Is it just me? Or are you baffled by your children's homework too?
Is it just me? Or are you baffled by your children’s homework too? asks LUCY CAVENDISH
- Study found majority of parents can’t remember what they learned at school
- Lucy Cavendish has O-levels, A-levels, two degrees and a master’s
- Mother-of-four admits she can’t help her 14-year-old daughter with her GCSEs
This is a usual scenario in my household. One or other of my four children will appear of an evening, their forehead creased in concern. They will be waving a sheet of paper around. ‘Mum,’ they’ll say. ‘Can you help me with my . . .’
This is when I shut my door and hide. For the truth is, I just can’t do it.
Despite my O-levels, A-levels, two degrees and my master’s, I cannot help them with their homework.
When they were at primary school I sailed through Maths and English. But now they are older and my 14-year-old daughter is starting her GCSE years, I can’t do a single thing.
Lucy Cavendish, who has O-levels, A-levels, two degrees and a master’s, admits that she can’t help her children with their homework (file image)
According to a recent survey, the majority of parents can’t remember anything they’ve learned at school.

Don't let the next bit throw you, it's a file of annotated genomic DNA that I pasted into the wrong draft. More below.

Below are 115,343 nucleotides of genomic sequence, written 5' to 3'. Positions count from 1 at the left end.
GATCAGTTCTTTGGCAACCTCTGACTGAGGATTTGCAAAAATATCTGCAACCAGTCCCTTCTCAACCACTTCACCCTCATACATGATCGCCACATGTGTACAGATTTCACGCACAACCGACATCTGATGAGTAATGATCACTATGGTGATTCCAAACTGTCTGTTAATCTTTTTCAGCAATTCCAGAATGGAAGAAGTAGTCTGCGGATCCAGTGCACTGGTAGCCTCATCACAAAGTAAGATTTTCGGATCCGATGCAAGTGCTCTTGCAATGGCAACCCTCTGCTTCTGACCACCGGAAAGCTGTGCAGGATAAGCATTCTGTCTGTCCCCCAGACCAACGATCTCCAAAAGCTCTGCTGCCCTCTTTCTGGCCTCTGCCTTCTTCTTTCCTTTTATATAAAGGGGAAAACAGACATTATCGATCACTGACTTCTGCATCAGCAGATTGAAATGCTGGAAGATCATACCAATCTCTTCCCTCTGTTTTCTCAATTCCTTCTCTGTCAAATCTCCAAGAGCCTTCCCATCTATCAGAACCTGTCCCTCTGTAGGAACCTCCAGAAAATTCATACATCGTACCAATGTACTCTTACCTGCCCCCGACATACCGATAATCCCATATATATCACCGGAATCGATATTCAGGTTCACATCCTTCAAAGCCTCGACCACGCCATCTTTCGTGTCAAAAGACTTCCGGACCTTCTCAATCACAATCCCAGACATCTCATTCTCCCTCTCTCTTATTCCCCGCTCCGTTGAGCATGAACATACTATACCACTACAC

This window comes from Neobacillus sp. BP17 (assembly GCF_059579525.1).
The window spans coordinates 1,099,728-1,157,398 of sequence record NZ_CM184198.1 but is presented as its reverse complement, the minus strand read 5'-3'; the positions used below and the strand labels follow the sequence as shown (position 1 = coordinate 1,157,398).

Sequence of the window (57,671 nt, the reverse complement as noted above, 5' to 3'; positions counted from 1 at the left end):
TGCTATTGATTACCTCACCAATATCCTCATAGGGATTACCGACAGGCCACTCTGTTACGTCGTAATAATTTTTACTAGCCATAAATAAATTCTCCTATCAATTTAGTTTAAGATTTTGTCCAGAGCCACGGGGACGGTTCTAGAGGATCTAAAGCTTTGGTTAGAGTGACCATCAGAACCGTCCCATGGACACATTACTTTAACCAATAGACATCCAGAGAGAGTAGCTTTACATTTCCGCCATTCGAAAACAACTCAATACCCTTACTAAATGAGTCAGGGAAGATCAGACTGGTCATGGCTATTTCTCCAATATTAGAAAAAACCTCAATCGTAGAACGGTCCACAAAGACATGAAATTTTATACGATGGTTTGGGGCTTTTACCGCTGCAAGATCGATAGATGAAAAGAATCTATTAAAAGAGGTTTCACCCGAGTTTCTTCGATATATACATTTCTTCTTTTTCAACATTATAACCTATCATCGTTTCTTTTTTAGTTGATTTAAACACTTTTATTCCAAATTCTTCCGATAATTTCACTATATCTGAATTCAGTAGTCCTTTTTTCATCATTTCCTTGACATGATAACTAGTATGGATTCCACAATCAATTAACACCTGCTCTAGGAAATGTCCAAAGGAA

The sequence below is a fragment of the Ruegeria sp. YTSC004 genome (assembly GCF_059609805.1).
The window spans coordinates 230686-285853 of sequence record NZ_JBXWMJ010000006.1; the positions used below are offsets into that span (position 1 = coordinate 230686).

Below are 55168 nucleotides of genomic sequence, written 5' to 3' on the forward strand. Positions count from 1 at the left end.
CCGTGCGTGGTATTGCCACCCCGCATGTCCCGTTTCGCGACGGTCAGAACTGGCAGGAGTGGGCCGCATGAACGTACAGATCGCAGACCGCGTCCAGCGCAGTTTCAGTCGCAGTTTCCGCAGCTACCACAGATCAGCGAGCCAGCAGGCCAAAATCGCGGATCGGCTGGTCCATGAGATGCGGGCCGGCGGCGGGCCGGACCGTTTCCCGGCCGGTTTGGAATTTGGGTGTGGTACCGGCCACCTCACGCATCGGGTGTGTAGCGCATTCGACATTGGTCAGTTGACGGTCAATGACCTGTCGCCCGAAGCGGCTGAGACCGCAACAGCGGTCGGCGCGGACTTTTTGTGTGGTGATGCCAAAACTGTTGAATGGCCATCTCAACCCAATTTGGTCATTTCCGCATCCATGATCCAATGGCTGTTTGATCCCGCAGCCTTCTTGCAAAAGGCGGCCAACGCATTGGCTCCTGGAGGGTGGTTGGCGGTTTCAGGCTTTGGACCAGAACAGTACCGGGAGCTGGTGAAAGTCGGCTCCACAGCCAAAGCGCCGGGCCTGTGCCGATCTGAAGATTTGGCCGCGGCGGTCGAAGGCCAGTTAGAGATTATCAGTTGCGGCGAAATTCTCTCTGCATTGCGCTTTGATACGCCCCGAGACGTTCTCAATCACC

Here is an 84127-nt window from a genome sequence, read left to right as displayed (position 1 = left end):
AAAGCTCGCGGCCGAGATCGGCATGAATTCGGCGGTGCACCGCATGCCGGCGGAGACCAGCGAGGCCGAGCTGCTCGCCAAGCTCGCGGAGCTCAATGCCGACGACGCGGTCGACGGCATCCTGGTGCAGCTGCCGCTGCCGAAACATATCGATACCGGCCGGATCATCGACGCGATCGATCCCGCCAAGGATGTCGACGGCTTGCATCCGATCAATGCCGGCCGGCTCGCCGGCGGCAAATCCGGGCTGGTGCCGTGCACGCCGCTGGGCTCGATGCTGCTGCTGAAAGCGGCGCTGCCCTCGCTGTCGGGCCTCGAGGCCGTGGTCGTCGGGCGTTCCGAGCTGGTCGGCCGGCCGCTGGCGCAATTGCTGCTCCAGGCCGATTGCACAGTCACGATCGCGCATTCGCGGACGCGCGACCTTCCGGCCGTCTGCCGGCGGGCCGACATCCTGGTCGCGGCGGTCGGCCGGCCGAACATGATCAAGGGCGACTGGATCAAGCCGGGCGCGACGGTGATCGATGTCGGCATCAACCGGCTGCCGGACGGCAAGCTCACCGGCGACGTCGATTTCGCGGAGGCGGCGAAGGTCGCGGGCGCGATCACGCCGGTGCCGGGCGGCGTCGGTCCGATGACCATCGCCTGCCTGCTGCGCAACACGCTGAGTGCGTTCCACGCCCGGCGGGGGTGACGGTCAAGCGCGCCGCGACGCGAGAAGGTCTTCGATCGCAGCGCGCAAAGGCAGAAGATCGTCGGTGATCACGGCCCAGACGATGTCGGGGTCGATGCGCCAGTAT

Half can’t do algebra, a third struggle with long division and adverbs remain a distant memory. It can’t just be that our poor brain cells are fading. The fact is education is done differently these days.
It’s utterly alien to parents. Division, addition and subtraction aren’t the way we used to do it. Schools mark English essays via tick-box criteria rather than them being any good.
I’ve come up with wonderful (I think) theses around why Romeo falls for Juliet, but if it doesn’t hit the strict parameters of what’s allowed, it fails. Chaucer has been purged from reading lists. Shakespeare is read in a more ‘modern’ fashion.
Novels I studied such as Vanity Fair and Great Expectations have been put back in dusty libraries. There’s an unspoken expectation parents will support their child’s learning these days. But you can’t expect parents to play ball when the goal posts are no longer on the pitch.
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